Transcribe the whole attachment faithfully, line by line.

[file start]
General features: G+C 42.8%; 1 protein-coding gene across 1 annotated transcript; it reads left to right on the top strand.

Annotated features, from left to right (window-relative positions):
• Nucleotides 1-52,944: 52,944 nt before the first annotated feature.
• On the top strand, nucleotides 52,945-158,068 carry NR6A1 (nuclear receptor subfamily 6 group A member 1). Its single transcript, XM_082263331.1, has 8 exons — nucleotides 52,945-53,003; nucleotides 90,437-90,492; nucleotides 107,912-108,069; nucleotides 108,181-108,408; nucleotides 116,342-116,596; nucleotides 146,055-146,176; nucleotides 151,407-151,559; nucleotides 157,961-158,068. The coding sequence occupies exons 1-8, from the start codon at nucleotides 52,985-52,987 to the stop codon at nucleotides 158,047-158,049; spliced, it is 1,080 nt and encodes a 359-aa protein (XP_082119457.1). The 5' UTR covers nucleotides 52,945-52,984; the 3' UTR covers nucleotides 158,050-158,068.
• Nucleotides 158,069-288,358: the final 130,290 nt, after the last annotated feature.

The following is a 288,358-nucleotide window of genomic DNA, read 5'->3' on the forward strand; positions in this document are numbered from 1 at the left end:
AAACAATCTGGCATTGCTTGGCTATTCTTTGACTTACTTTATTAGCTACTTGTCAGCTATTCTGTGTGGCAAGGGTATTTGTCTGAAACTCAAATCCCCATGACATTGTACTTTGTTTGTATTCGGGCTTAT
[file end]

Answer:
General features: G+C 42.8%; 1 protein-coding gene across 1 annotated transcript; it reads left to right on the top strand.

Annotated features, from left to right (window-relative positions):
• Nucleotides 1-52,944: 52,944 nt before the first annotated feature.
• On the top strand, nucleotides 52,945-158,068 carry NR6A1 (nuclear receptor subfamily 6 group A member 1). Its single transcript, XM_082263331.1, has 8 exons — nucleotides 52,945-53,003; nucleotides 90,437-90,492; nucleotides 107,912-108,069; nucleotides 108,181-108,408; nucleotides 116,342-116,596; nucleotides 146,055-146,176; nucleotides 151,407-151,559; nucleotides 157,961-158,068. The coding sequence occupies exons 1-8, from the start codon at nucleotides 52,985-52,987 to the stop codon at nucleotides 158,047-158,049; spliced, it is 1,080 nt and encodes a 359-aa protein (XP_082119457.1). The 5' UTR covers nucleotides 52,945-52,984; the 3' UTR covers nucleotides 158,050-158,068.
• Nucleotides 158,069-288,358: the final 130,290 nt, after the last annotated feature.

The following is a 288,358-nucleotide window of genomic DNA, read 5'->3' on the forward strand; positions in this document are numbered from 1 at the left end:
AAACAATCTGGCATTGCTTGGCTATTCTTTGACTTACTTTATTAGCTACTTGTCAGCTATTCTGTGTGGCAAGGGTATTTGTCTGAAACTCAAATCCCCATGACATTGTACTTTGTTTGTATTCGGGCTTAT